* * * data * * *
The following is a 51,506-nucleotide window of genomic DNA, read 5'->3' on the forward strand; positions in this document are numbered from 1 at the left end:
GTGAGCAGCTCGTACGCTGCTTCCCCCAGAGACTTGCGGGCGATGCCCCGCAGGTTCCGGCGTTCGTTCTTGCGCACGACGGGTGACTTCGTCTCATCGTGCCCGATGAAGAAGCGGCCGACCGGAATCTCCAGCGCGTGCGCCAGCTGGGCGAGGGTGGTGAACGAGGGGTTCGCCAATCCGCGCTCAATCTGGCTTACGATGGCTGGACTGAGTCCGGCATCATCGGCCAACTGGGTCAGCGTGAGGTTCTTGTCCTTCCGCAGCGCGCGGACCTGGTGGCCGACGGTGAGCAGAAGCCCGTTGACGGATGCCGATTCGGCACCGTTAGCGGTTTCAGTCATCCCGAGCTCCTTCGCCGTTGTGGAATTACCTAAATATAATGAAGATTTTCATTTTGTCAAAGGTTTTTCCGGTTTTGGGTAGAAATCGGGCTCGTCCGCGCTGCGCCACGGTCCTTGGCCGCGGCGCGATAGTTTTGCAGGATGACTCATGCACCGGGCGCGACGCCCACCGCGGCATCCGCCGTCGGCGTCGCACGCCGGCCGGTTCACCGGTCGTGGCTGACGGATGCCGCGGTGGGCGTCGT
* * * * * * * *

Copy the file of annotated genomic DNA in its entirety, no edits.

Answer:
The following is a 51,506-nucleotide window of genomic DNA, read 5'->3' on the forward strand; positions in this document are numbered from 1 at the left end:
GTGAGCAGCTCGTACGCTGCTTCCCCCAGAGACTTGCGGGCGATGCCCCGCAGGTTCCGGCGTTCGTTCTTGCGCACGACGGGTGACTTCGTCTCATCGTGCCCGATGAAGAAGCGGCCGACCGGAATCTCCAGCGCGTGCGCCAGCTGGGCGAGGGTGGTGAACGAGGGGTTCGCCAATCCGCGCTCAATCTGGCTTACGATGGCTGGACTGAGTCCGGCATCATCGGCCAACTGGGTCAGCGTGAGGTTCTTGTCCTTCCGCAGCGCGCGGACCTGGTGGCCGACGGTGAGCAGAAGCCCGTTGACGGATGCCGATTCGGCACCGTTAGCGGTTTCAGTCATCCCGAGCTCCTTCGCCGTTGTGGAATTACCTAAATATAATGAAGATTTTCATTTTGTCAAAGGTTTTTCCGGTTTTGGGTAGAAATCGGGCTCGTCCGCGCTGCGCCACGGTCCTTGGCCGCGGCGCGATAGTTTTGCAGGATGACTCATGCACCGGGCGCGACGCCCACCGCGGCATCCGCCGTCGGCGTCGCACGCCGGCCGGTTCACCGGTCGTGGCTGACGGATGCCGCGGTGGGCGTCGT